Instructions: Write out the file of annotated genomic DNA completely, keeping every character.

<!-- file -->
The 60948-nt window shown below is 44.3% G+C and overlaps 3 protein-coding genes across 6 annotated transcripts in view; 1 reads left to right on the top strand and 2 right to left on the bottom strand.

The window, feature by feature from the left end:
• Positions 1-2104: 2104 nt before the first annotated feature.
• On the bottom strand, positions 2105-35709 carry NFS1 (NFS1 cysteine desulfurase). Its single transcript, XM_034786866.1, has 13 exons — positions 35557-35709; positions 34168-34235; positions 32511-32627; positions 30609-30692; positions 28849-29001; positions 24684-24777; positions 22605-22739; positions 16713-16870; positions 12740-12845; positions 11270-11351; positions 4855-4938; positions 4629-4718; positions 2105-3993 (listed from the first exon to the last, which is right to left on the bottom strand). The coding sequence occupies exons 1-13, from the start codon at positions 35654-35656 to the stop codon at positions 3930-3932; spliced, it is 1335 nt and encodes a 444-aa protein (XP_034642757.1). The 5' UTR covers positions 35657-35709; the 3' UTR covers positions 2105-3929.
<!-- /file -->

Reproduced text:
The 60948-nt window shown below is 44.3% G+C and overlaps 3 protein-coding genes across 6 annotated transcripts in view; 1 reads left to right on the top strand and 2 right to left on the bottom strand.

The window, feature by feature from the left end:
• Positions 1-2104: 2104 nt before the first annotated feature.
• On the bottom strand, positions 2105-35709 carry NFS1 (NFS1 cysteine desulfurase). Its single transcript, XM_034786866.1, has 13 exons — positions 35557-35709; positions 34168-34235; positions 32511-32627; positions 30609-30692; positions 28849-29001; positions 24684-24777; positions 22605-22739; positions 16713-16870; positions 12740-12845; positions 11270-11351; positions 4855-4938; positions 4629-4718; positions 2105-3993 (listed from the first exon to the last, which is right to left on the bottom strand). The coding sequence occupies exons 1-13, from the start codon at positions 35654-35656 to the stop codon at positions 3930-3932; spliced, it is 1335 nt and encodes a 444-aa protein (XP_034642757.1). The 5' UTR covers positions 35657-35709; the 3' UTR covers positions 2105-3929.